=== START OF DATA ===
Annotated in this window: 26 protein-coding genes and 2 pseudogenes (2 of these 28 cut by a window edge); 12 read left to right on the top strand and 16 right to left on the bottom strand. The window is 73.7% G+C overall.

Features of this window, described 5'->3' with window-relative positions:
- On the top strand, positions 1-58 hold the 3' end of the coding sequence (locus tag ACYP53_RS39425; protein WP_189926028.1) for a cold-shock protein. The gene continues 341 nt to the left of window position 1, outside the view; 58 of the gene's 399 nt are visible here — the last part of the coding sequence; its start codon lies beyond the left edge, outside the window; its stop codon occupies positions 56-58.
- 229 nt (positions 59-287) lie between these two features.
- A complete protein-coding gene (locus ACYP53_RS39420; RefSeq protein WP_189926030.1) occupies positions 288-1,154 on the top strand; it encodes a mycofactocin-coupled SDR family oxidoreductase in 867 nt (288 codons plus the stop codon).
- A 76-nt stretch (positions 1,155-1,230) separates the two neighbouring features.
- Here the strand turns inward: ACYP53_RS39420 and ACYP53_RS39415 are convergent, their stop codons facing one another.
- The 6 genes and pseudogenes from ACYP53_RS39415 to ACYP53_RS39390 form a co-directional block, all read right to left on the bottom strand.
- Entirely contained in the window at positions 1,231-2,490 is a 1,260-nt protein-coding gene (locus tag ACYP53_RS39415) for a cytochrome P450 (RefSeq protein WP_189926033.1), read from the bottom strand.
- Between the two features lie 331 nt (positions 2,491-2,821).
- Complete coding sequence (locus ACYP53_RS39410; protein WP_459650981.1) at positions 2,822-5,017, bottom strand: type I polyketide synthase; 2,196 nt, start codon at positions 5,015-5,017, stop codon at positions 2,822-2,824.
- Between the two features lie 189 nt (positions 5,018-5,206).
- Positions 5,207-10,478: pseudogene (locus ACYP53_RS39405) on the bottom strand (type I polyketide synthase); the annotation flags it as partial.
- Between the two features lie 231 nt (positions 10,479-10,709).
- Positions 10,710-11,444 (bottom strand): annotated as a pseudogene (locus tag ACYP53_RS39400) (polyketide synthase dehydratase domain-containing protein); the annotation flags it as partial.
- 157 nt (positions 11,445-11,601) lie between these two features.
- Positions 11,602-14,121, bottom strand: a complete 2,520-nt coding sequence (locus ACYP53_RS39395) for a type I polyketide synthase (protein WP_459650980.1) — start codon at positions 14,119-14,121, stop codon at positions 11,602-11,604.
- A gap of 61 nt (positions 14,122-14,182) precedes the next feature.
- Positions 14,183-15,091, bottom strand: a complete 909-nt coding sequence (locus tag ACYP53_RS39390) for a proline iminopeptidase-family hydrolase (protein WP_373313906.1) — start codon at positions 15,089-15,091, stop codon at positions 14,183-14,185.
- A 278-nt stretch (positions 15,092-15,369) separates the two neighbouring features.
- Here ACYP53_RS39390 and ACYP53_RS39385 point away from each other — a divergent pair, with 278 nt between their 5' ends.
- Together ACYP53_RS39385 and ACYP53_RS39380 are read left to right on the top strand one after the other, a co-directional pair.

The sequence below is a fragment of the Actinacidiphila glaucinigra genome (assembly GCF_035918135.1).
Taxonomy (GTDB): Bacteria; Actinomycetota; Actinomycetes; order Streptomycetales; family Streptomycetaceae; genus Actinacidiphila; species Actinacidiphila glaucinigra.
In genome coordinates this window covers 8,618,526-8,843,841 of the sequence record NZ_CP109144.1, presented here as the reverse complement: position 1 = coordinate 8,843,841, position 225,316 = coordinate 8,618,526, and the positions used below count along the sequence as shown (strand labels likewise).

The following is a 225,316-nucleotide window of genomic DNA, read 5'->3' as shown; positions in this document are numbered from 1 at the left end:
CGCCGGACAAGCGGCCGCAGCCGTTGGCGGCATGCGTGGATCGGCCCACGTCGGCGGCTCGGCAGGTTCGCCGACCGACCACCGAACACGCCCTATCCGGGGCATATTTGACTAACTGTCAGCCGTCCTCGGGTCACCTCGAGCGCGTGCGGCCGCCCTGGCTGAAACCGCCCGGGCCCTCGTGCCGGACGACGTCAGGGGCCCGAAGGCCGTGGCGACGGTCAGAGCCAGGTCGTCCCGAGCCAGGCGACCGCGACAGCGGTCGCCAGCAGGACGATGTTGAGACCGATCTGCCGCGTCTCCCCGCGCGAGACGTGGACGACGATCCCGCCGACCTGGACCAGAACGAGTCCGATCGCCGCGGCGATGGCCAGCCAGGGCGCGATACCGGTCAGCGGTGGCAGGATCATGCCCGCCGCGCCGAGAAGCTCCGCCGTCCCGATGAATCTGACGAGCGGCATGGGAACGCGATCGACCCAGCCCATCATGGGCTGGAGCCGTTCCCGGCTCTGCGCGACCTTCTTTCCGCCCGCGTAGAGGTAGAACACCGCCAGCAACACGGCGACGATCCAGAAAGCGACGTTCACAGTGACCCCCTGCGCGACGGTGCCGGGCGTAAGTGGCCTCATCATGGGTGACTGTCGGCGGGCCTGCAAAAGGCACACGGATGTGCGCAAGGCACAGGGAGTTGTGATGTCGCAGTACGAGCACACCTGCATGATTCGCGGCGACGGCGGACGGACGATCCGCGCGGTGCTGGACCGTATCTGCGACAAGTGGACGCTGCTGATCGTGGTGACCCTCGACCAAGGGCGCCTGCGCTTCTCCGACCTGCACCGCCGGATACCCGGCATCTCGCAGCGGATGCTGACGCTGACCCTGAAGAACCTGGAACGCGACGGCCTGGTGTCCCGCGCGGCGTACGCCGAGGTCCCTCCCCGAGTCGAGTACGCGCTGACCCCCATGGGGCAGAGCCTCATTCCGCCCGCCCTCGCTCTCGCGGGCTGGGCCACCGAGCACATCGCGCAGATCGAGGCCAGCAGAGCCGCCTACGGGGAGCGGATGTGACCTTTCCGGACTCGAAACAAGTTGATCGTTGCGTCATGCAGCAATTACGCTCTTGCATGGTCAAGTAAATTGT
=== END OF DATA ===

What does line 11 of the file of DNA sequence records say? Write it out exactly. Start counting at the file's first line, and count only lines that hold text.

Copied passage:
- Complete coding sequence (locus ACYP53_RS39410; protein WP_459650981.1) at positions 2,822-5,017, bottom strand: type I polyketide synthase; 2,196 nt, start codon at positions 5,015-5,017, stop codon at positions 2,822-2,824.